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After Dad’s Death from COVID-19, Family Questions Florida Nursing Home Safety

ORLANDO, Fla. — Families of nursing home residents are raising concerns about COVID-19 isolation centers at these facilities. 


What You Need To Know

  • 23 nursing homes designated as Florida COVID-19 isolation centers
  • 6 on state’s nursing home watch list; some have below average ratings from Medicare
  • AHCA says they undergo “enhanced oversight”

This comes as Gov. DeSantis announced limited re-opening of long-term care facilities to visitors, months after closing them to minimize spreading coronavirus.

Coronavirus isolation centers are areas within a nursing home where a COVID-19 patient can recover.

Some families say they had no idea their loved ones’s nursing home had one of these centers, and they’re now calling on the state to end this practice.

Davonne Irion remembers the exact time she received a call from her father’s nursing home, letting her know he was on his way to the hospital. It was 12:45 a.m. on Father’s Day.

A hospital nurse later told her they tested her father for COVID-19.

“A few seconds went by and she said he’s tested positive and that was one of the hardest things I’ve had to digest. I could no longer talk,” said Irion.

Nine days later, Irion’s father died. Her husband was there with her, camera in hand, when she stood outside the hospice care facility to say “I love you.” It would be the last time she would see her father.

Irion eventually filed a complaint with the Florida Agency for Health Care Administration.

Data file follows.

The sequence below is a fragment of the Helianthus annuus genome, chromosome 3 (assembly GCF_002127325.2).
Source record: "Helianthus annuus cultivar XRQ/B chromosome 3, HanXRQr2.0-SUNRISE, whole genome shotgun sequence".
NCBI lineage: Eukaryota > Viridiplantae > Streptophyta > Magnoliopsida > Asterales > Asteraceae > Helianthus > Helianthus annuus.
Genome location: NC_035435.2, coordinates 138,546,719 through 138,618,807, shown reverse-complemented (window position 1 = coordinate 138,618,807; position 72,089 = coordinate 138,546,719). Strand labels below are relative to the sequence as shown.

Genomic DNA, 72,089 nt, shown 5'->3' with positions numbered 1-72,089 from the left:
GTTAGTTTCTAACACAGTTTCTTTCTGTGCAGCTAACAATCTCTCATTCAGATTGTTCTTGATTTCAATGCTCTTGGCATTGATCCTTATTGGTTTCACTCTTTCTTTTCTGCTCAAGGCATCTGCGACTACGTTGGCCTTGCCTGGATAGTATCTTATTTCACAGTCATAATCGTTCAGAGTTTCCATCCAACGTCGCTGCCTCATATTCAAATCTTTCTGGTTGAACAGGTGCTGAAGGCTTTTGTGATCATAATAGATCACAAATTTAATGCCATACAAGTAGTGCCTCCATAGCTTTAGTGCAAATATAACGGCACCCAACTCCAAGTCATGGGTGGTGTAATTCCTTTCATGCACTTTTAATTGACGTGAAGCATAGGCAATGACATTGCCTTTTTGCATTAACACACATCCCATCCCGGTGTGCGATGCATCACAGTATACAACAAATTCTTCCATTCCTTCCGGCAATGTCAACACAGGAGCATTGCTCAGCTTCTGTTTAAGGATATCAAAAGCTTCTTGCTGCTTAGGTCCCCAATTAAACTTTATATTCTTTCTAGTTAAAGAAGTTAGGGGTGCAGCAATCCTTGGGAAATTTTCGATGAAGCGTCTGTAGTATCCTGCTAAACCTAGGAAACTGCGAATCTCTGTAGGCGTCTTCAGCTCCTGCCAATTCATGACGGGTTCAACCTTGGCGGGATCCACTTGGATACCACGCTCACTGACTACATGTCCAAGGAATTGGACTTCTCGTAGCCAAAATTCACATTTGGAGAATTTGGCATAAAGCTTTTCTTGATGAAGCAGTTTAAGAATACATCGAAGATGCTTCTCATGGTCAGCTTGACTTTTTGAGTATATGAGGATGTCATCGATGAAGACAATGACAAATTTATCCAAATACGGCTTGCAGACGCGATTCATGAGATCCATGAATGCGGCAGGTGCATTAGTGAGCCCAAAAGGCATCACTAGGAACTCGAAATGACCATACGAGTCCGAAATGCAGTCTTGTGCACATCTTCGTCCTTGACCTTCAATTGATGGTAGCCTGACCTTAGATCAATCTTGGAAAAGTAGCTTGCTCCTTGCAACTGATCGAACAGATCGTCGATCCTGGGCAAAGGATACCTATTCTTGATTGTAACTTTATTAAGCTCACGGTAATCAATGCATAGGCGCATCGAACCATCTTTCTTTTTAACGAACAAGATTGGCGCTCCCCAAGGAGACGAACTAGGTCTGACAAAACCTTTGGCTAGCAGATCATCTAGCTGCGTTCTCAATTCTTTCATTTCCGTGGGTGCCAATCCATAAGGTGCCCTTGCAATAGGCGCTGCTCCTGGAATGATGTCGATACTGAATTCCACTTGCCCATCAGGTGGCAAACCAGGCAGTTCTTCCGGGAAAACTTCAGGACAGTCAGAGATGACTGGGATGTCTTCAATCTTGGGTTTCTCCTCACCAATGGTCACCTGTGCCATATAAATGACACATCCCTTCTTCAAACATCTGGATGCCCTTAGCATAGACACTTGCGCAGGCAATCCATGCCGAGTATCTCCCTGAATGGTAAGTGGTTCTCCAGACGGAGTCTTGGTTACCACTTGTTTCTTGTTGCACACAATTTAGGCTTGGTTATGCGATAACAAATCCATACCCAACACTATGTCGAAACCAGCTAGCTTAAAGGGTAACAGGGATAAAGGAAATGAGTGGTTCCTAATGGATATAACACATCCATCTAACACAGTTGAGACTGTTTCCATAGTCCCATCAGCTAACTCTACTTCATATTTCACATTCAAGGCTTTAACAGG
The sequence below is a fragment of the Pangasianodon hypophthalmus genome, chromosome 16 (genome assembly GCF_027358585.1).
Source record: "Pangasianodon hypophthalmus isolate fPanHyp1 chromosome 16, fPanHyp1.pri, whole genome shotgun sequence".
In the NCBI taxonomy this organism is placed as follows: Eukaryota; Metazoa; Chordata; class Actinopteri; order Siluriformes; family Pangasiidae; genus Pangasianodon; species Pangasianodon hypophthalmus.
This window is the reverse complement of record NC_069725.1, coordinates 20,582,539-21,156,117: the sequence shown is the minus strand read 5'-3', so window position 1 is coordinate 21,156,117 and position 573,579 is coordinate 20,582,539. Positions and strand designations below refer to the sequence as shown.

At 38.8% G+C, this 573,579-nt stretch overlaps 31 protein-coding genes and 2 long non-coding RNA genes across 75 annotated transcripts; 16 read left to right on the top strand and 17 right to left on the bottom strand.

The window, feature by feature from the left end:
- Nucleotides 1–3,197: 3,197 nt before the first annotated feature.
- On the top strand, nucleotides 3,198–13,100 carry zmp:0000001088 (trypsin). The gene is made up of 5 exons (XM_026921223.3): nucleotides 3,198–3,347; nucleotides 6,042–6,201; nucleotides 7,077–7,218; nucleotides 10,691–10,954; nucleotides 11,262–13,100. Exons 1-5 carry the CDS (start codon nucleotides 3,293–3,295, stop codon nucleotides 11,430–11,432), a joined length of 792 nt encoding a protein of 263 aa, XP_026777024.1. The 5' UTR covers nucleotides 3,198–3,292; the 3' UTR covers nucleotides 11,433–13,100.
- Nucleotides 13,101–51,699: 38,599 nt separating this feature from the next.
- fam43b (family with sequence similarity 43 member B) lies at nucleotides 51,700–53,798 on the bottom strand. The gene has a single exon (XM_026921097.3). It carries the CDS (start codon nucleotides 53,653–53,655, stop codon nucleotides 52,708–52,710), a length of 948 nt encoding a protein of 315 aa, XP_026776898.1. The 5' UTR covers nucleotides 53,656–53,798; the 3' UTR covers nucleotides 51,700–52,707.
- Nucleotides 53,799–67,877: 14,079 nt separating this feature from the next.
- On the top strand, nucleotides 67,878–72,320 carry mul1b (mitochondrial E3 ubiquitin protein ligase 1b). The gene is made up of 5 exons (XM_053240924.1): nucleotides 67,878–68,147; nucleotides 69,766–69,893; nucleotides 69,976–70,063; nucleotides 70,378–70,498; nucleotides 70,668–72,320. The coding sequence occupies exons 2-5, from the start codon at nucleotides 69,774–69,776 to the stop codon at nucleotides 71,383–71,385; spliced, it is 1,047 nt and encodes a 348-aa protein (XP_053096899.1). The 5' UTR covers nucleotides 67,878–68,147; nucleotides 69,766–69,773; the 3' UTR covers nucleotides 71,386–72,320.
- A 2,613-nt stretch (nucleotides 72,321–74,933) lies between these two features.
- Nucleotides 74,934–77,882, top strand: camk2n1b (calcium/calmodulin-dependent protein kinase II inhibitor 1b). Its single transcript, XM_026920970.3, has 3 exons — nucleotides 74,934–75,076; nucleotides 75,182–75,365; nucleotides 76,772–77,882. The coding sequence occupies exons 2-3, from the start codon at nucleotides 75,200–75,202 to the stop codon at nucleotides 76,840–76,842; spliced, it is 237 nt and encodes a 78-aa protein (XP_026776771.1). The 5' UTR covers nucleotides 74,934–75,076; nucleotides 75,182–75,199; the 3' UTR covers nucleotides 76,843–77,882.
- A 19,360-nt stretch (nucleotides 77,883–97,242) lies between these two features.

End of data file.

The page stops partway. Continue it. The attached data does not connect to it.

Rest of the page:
Carrington Place of St. Petersburg, where Irion’s father lived, is one of 23 Florida nursing homes now designated as COVID-19 isolation centers.

Source: Florida Agency for Health Care Administration

Source: Florida Agency for Health Care Administration.


We dug into the histories of all 23 facilities, and found six are currently on the state’s nursing home watch list. According to AHCA’s website: “The watch list identifies nursing homes that are operating under bankruptcy protection or the facility did not meet or correct upon follow-up…minimum standards at the time of an inspection.”

AHCA records also show some facilities haven’t been inspected in months.

Six facilities had “below average ratings” with Medicare, while Medicare described five as “too new to rate”.

 “I’d love to see all these facilities become COVID exclusive. I don’t think mixing the facilities is a good idea,” said Irion.

While Irion doesn’t know exactly how her father contracted COVID-19, she does know he contracted it inside the nursing home, which is why she’s pushing for change.

Governor DeSantis however, says these isolation centers protect nursing home residents.

While these centers are actually part of the same nursing home facility, an AHCA spokesperson said, “residents with COVID-19 must be cared for in an area of a facility that is entirely separate from non-COVID-19 residents.”

 “I don’t feel like that’s best practices for sure,” said Irion.

Nancy Niles, the Department Chair of Health Professions at Rollins College, shares her concern.

“You have staff that may be working at other facilities elsewhere, so there’s cross contamination there and also, there may be delays in testing when you test staff. They may be asymptomatic,” explained Niles.

The AHCA spokesperson also said all facilities were vetted before being approved, and said they undergo “enhanced oversight” and “daily communication” — but didn’t say exactly what that means.  

For Irion, she just doesn’t want others to suffer her same pain of losing a loved one.

According to an AHCA spokesperson, the state reimburses each designated facility, including an additional payment per day medicaid recipients.

Spectrum News reached out Carrington Place in St. Petersburg, where Irion’s father stayed. A spokesperson issued a statement that said all residents and responsible parties were made aware of the designated COVID unit, but declined to detail the safety measures in place at that unit. ​

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